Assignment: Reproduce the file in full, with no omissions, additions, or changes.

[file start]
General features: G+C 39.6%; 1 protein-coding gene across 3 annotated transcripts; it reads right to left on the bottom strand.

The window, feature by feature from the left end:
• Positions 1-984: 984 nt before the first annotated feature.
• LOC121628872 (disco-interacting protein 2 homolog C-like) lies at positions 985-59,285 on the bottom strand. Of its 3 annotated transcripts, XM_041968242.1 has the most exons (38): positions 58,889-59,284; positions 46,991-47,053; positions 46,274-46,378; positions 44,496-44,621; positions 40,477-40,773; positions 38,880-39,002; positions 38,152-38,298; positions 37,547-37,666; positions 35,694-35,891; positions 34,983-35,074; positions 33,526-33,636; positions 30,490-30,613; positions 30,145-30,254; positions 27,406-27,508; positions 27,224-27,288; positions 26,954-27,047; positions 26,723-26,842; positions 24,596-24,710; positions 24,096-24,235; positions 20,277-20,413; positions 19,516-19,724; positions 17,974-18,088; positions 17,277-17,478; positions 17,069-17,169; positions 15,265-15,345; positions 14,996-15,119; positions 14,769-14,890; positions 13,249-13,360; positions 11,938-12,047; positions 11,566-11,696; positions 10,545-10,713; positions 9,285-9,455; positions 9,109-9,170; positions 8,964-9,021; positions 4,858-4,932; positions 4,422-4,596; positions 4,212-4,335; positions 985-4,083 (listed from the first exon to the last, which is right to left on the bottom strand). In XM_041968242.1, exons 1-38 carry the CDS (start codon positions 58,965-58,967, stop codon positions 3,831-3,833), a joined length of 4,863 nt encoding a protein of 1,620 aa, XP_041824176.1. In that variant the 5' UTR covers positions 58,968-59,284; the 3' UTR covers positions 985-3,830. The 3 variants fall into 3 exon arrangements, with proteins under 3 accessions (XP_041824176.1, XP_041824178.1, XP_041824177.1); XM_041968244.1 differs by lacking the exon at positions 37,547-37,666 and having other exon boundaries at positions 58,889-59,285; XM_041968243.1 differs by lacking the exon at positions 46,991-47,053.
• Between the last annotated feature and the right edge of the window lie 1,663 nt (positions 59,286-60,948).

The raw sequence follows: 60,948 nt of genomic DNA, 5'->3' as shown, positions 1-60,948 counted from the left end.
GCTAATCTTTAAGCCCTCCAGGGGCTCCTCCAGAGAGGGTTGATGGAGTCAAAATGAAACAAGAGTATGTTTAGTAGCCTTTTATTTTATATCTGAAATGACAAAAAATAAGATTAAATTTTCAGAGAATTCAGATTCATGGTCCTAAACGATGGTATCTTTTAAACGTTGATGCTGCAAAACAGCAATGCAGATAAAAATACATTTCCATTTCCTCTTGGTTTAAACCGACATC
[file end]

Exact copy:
General features: G+C 39.6%; 1 protein-coding gene across 3 annotated transcripts; it reads right to left on the bottom strand.

The window, feature by feature from the left end:
• Positions 1-984: 984 nt before the first annotated feature.
• LOC121628872 (disco-interacting protein 2 homolog C-like) lies at positions 985-59,285 on the bottom strand. Of its 3 annotated transcripts, XM_041968242.1 has the most exons (38): positions 58,889-59,284; positions 46,991-47,053; positions 46,274-46,378; positions 44,496-44,621; positions 40,477-40,773; positions 38,880-39,002; positions 38,152-38,298; positions 37,547-37,666; positions 35,694-35,891; positions 34,983-35,074; positions 33,526-33,636; positions 30,490-30,613; positions 30,145-30,254; positions 27,406-27,508; positions 27,224-27,288; positions 26,954-27,047; positions 26,723-26,842; positions 24,596-24,710; positions 24,096-24,235; positions 20,277-20,413; positions 19,516-19,724; positions 17,974-18,088; positions 17,277-17,478; positions 17,069-17,169; positions 15,265-15,345; positions 14,996-15,119; positions 14,769-14,890; positions 13,249-13,360; positions 11,938-12,047; positions 11,566-11,696; positions 10,545-10,713; positions 9,285-9,455; positions 9,109-9,170; positions 8,964-9,021; positions 4,858-4,932; positions 4,422-4,596; positions 4,212-4,335; positions 985-4,083 (listed from the first exon to the last, which is right to left on the bottom strand). In XM_041968242.1, exons 1-38 carry the CDS (start codon positions 58,965-58,967, stop codon positions 3,831-3,833), a joined length of 4,863 nt encoding a protein of 1,620 aa, XP_041824176.1. In that variant the 5' UTR covers positions 58,968-59,284; the 3' UTR covers positions 985-3,830. The 3 variants fall into 3 exon arrangements, with proteins under 3 accessions (XP_041824176.1, XP_041824178.1, XP_041824177.1); XM_041968244.1 differs by lacking the exon at positions 37,547-37,666 and having other exon boundaries at positions 58,889-59,285; XM_041968243.1 differs by lacking the exon at positions 46,991-47,053.
• Between the last annotated feature and the right edge of the window lie 1,663 nt (positions 59,286-60,948).

The raw sequence follows: 60,948 nt of genomic DNA, 5'->3' as shown, positions 1-60,948 counted from the left end.
GCTAATCTTTAAGCCCTCCAGGGGCTCCTCCAGAGAGGGTTGATGGAGTCAAAATGAAACAAGAGTATGTTTAGTAGCCTTTTATTTTATATCTGAAATGACAAAAAATAAGATTAAATTTTCAGAGAATTCAGATTCATGGTCCTAAACGATGGTATCTTTTAAACGTTGATGCTGCAAAACAGCAATGCAGATAAAAATACATTTCCATTTCCTCTTGGTTTAAACCGACATC